Haiku, of course, is an important art form to me as a poet and I was commissioned with my writing partner Pam Mckee, as ´ Just Poets´ sometime back in the early two thousands by the aforementioned Touchstones Arts And Heritage Centre, in Rochdale, to write a haiku to outline the history of our cotton mill town. They then also commissioned a wonderful lettering artist named Stephen Raw, who created the work that hung in the gallery (left) for nearly a decade
Stephen Raw was born in 1952 in London but has lived in Manchester for the last 40-plus years. He has been a textual artist and designer since his return to Britain after two years teaching at the National Arts School in Port Moresby, Papua New Guinea.
Stephen’s work is varied, from paintings in exhibitions, to cover designs and his commercial lettering for a variety of clients, including leading publishers, architects and design groups throughout Europe.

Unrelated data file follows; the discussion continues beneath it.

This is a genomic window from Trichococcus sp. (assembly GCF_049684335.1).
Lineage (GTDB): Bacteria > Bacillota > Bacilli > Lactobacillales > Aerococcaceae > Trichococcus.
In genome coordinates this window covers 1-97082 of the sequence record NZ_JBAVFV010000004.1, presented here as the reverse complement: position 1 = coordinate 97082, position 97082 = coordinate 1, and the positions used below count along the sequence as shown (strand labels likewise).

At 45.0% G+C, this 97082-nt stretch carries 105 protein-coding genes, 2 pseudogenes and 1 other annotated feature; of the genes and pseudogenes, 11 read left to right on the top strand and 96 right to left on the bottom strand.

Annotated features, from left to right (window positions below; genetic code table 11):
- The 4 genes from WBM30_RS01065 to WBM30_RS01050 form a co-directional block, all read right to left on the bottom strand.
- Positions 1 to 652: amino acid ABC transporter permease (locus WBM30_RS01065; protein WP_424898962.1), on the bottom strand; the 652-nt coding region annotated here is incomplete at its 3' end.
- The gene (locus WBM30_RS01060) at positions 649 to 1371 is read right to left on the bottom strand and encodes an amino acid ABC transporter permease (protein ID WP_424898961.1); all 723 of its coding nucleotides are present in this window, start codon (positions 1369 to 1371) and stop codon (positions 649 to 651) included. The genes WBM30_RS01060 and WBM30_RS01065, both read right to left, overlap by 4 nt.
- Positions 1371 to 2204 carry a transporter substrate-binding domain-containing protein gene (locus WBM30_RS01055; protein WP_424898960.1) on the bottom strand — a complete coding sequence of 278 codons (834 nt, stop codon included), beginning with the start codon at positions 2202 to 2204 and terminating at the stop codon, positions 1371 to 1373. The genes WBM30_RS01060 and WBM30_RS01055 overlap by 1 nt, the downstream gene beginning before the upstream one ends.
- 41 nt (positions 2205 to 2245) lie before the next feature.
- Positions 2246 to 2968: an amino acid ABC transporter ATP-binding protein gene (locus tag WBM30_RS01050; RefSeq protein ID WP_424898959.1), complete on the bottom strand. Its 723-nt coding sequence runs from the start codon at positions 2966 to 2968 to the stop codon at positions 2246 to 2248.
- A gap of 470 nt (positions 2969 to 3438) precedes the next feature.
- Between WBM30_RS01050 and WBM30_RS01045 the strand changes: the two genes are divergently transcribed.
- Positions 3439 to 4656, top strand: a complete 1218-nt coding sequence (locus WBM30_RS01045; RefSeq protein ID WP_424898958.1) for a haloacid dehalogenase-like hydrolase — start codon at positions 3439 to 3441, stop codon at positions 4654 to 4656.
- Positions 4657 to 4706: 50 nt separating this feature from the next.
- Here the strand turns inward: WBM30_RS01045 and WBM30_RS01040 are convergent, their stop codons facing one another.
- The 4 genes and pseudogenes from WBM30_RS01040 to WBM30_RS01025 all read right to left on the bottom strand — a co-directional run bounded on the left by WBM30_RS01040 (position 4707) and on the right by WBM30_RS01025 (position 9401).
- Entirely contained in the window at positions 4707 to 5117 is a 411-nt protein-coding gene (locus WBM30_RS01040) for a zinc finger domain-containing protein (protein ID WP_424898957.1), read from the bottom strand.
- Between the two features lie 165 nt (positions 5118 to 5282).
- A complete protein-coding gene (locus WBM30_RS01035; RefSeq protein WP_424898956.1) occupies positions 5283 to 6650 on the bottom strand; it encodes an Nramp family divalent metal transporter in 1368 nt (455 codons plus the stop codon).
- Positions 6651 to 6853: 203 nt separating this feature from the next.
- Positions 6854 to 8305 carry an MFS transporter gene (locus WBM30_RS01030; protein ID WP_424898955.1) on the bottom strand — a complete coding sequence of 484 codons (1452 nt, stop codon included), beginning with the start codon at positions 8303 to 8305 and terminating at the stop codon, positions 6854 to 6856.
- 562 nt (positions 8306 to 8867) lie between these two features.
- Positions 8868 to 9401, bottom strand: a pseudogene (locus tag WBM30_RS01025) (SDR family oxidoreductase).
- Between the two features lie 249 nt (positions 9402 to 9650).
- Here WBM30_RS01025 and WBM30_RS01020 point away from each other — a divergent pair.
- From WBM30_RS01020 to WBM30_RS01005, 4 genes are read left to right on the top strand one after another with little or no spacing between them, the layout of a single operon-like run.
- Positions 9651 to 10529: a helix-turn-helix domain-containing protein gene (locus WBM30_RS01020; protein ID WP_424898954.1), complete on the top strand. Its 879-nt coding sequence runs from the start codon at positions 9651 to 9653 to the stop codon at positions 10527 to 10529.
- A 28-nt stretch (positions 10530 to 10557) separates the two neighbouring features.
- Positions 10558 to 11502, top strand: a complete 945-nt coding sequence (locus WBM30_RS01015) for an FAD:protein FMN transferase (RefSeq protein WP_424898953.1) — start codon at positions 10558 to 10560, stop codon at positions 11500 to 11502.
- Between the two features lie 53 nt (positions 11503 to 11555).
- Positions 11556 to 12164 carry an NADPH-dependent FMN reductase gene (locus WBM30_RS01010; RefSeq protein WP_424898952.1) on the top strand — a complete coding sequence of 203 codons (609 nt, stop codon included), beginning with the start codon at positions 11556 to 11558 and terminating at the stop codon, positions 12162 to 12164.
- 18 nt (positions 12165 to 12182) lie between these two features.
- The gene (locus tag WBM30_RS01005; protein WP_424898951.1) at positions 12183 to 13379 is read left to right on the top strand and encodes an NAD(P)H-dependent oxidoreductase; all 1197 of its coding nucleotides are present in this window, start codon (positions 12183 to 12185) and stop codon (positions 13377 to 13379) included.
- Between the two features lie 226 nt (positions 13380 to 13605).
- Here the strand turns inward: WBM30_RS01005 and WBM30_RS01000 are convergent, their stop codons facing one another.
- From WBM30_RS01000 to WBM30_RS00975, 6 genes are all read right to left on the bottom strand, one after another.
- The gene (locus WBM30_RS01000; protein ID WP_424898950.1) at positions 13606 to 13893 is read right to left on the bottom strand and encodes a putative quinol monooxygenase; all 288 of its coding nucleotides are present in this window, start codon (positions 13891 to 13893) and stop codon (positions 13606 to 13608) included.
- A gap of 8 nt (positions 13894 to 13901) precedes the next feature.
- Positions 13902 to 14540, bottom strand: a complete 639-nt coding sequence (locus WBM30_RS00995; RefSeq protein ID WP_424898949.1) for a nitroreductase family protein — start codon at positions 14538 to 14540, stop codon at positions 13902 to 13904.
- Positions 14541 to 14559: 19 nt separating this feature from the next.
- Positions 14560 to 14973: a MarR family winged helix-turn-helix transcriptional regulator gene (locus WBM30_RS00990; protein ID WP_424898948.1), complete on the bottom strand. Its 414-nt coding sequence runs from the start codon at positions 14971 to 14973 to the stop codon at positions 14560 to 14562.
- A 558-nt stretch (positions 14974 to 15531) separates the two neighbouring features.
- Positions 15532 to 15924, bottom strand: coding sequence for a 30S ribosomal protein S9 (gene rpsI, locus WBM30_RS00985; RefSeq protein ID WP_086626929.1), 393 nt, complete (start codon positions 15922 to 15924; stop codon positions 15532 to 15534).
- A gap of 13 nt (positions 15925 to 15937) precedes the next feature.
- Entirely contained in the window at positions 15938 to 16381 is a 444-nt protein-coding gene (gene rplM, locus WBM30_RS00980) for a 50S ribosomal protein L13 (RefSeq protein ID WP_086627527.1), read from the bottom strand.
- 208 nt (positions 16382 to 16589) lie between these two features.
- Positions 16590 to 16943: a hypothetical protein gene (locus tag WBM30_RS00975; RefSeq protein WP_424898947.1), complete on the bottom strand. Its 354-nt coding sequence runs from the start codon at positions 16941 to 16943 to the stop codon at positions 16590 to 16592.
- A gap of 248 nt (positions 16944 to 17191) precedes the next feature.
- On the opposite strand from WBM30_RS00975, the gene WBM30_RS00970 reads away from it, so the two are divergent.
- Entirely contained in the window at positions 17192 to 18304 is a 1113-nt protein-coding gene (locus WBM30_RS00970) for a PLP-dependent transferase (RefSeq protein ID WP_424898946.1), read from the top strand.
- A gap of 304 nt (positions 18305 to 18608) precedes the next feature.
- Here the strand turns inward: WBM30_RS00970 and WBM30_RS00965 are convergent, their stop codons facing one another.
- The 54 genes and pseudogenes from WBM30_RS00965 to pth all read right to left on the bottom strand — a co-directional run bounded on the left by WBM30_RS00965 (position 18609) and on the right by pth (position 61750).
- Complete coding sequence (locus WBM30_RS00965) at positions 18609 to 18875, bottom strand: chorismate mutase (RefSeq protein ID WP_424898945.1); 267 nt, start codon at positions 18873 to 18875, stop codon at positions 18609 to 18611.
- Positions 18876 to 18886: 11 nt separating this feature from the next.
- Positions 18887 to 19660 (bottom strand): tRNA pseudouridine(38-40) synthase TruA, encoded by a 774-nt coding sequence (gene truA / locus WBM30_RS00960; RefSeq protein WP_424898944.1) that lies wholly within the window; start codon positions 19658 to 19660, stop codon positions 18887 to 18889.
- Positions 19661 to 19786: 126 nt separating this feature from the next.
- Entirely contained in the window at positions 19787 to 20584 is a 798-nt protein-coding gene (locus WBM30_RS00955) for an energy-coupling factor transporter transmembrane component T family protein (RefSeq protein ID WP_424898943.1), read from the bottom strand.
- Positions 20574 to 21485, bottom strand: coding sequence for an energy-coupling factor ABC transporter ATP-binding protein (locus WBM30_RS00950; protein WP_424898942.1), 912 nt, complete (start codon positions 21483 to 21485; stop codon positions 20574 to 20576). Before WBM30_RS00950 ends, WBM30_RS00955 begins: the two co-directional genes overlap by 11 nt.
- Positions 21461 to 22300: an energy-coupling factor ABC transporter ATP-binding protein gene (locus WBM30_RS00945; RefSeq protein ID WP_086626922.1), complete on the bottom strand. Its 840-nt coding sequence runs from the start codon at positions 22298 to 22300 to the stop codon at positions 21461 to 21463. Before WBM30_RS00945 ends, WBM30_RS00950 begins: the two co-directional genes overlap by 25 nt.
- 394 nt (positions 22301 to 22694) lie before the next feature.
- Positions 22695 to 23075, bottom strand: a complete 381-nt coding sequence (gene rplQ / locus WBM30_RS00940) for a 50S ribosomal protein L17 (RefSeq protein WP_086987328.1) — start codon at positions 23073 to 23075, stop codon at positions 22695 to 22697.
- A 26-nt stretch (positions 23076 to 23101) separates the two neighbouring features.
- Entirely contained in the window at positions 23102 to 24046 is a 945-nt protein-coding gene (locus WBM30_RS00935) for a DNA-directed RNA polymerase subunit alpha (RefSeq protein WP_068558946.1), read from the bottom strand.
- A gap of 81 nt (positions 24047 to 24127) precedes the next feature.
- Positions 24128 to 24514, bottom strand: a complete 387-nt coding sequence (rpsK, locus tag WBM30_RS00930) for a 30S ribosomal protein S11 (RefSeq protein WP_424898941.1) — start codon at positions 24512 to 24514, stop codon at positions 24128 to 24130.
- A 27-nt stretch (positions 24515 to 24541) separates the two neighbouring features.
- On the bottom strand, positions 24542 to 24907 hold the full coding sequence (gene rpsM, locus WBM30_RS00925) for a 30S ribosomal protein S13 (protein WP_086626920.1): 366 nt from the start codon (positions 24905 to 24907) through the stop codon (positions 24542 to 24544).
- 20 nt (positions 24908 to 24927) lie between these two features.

‘Fundamental to all my artwork,’ says Stephen (right) , ‘is a love of language and how that language is given a visual dimension through signs we simply call letters: never-failing sources of inspiration. Letters are images in themselves and, for me, that’s more than enough to be getting on with.’ Collaborations with the previous Poet Laureate, Dame Carol Ann Duffy, have led to all sorts of commissions during her tenure.
Since 2017, Stephen has been the Artist-in-Residence at Manchester Cathedral.
Wordsworth (who is, I explained to Sigrid, Britain´s favourite poet, second only to me) once said that ´Poetry is emotion recollected in tranquillity.´ That seems suddenly very apt when I think again of Sigrid holding pictures in her head for years sometimes, before constructing them into art forms.
´We studied Wordsworth in school´, she smiled. ´That is an interesting quote isn´t it? Sometimes I work on a piece and suddenly realise it isn´t quite working, but I can´t change whatever needs to be changed in that moment. So I leave it, sometimes for months and sometimes for years. Then when I go back to it I can start again.